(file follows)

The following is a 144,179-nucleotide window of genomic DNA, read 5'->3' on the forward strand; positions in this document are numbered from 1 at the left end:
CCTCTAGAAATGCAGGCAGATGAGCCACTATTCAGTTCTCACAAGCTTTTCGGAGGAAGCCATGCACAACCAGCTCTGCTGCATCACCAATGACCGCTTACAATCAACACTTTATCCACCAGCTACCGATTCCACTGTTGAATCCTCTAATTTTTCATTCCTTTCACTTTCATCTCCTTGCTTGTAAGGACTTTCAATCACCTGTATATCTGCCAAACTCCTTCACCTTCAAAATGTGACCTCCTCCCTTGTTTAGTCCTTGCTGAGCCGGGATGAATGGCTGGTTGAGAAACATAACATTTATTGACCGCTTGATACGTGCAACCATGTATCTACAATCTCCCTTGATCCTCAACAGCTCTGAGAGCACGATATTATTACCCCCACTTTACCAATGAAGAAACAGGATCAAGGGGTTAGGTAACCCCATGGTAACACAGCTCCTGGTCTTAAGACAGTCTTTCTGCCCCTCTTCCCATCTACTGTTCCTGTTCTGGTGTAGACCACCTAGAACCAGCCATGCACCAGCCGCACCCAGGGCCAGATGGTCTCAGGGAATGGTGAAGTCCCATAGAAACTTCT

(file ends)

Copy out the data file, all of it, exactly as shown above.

The following is a 144,179-nucleotide window of genomic DNA, read 5'->3' on the forward strand; positions in this document are numbered from 1 at the left end:
CCTCTAGAAATGCAGGCAGATGAGCCACTATTCAGTTCTCACAAGCTTTTCGGAGGAAGCCATGCACAACCAGCTCTGCTGCATCACCAATGACCGCTTACAATCAACACTTTATCCACCAGCTACCGATTCCACTGTTGAATCCTCTAATTTTTCATTCCTTTCACTTTCATCTCCTTGCTTGTAAGGACTTTCAATCACCTGTATATCTGCCAAACTCCTTCACCTTCAAAATGTGACCTCCTCCCTTGTTTAGTCCTTGCTGAGCCGGGATGAATGGCTGGTTGAGAAACATAACATTTATTGACCGCTTGATACGTGCAACCATGTATCTACAATCTCCCTTGATCCTCAACAGCTCTGAGAGCACGATATTATTACCCCCACTTTACCAATGAAGAAACAGGATCAAGGGGTTAGGTAACCCCATGGTAACACAGCTCCTGGTCTTAAGACAGTCTTTCTGCCCCTCTTCCCATCTACTGTTCCTGTTCTGGTGTAGACCACCTAGAACCAGCCATGCACCAGCCGCACCCAGGGCCAGATGGTCTCAGGGAATGGTGAAGTCCCATAGAAACTTCT